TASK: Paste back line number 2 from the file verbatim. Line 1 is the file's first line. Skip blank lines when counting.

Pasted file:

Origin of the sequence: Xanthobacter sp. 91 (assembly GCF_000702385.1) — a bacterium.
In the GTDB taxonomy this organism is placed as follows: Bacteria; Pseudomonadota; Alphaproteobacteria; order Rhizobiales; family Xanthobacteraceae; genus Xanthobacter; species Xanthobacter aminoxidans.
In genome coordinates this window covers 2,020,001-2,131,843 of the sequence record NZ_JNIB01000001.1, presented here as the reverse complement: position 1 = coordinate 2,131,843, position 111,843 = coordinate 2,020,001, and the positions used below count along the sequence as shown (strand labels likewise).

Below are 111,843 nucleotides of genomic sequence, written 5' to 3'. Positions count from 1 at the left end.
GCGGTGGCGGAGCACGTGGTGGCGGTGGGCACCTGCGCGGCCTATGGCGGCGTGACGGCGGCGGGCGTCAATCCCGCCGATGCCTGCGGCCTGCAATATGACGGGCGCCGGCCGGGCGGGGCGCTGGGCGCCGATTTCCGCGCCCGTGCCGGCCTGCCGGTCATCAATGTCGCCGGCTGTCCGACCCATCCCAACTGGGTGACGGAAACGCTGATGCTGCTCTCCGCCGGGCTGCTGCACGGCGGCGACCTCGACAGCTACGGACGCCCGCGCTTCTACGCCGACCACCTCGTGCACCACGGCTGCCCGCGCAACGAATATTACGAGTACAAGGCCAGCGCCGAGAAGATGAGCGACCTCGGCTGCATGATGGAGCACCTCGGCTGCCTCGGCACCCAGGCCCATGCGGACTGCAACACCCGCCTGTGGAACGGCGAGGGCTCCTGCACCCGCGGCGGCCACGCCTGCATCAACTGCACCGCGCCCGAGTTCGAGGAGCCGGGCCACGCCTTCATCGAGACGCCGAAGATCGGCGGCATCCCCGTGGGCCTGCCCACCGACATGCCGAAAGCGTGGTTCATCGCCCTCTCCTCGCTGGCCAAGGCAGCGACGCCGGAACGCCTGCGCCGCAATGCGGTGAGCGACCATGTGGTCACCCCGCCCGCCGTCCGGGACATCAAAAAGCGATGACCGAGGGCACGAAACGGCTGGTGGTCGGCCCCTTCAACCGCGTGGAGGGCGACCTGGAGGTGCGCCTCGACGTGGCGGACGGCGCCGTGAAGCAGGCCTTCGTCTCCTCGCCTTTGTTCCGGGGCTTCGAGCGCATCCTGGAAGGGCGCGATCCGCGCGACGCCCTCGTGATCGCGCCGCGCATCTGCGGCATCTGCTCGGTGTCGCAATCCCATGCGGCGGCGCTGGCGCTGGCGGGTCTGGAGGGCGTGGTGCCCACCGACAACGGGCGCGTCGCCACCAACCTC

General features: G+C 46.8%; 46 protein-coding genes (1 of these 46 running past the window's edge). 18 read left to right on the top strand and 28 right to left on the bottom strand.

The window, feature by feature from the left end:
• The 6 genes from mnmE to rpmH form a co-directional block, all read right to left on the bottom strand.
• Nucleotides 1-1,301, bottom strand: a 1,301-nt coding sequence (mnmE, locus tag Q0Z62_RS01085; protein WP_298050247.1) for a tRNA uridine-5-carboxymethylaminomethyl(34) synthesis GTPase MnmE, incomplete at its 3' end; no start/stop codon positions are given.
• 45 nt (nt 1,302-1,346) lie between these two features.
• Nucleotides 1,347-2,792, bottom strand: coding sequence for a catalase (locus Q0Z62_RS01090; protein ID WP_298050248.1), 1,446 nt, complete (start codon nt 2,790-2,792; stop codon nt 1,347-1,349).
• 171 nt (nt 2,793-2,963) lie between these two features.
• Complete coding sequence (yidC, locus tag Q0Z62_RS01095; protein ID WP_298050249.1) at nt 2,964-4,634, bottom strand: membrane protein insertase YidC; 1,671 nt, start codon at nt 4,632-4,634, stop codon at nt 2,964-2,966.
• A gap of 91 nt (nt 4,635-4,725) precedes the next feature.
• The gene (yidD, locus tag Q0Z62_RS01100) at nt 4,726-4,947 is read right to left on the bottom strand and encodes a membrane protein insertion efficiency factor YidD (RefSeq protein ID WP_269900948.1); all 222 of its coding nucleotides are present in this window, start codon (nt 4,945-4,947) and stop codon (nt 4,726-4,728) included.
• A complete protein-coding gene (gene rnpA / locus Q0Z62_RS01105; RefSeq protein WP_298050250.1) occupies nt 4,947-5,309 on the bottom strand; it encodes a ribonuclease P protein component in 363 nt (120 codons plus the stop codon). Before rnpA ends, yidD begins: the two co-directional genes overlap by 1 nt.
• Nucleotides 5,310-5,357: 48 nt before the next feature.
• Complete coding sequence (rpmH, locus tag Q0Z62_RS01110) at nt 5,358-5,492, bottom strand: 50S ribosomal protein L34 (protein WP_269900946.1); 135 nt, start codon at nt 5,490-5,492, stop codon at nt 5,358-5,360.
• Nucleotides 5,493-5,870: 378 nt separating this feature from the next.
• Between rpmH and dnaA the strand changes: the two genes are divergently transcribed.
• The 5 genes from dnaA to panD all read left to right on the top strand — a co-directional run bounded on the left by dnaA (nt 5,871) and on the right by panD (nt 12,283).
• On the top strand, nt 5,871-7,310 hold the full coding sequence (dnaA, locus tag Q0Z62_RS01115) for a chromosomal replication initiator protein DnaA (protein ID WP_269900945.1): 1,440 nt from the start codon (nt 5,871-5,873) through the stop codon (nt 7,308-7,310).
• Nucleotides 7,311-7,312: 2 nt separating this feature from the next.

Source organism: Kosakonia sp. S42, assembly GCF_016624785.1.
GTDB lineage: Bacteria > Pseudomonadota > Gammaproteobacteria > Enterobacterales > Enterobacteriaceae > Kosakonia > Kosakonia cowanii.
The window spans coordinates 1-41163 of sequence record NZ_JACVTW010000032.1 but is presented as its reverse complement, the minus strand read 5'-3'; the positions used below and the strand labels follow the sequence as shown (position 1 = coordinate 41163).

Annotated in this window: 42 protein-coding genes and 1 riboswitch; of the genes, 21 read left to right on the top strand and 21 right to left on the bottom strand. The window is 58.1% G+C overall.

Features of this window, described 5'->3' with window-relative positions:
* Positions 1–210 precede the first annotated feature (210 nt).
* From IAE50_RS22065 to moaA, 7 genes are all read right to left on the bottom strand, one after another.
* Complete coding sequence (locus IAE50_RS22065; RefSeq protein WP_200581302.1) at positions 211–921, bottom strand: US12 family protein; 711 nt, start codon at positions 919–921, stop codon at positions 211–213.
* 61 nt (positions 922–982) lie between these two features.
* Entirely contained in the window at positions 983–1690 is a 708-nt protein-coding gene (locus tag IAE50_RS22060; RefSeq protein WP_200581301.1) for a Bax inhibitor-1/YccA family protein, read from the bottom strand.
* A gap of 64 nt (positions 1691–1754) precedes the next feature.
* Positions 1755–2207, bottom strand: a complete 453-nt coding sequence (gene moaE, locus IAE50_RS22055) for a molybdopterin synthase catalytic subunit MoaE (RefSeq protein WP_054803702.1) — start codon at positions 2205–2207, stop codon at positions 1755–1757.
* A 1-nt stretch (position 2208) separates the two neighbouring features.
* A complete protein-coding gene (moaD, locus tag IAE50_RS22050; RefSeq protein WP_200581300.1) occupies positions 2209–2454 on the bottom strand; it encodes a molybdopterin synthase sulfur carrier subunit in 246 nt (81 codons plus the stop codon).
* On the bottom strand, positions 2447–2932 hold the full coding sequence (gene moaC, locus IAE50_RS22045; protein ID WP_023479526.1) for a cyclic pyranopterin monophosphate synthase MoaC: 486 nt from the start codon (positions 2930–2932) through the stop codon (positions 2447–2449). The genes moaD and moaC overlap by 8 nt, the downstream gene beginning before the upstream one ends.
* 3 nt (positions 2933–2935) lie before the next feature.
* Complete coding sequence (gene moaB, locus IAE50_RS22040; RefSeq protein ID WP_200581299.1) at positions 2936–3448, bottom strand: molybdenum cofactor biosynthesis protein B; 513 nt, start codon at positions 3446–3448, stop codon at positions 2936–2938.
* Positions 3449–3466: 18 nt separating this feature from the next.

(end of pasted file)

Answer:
In the GTDB taxonomy this organism is placed as follows: Bacteria; Pseudomonadota; Alphaproteobacteria; order Rhizobiales; family Xanthobacteraceae; genus Xanthobacter; species Xanthobacter aminoxidans.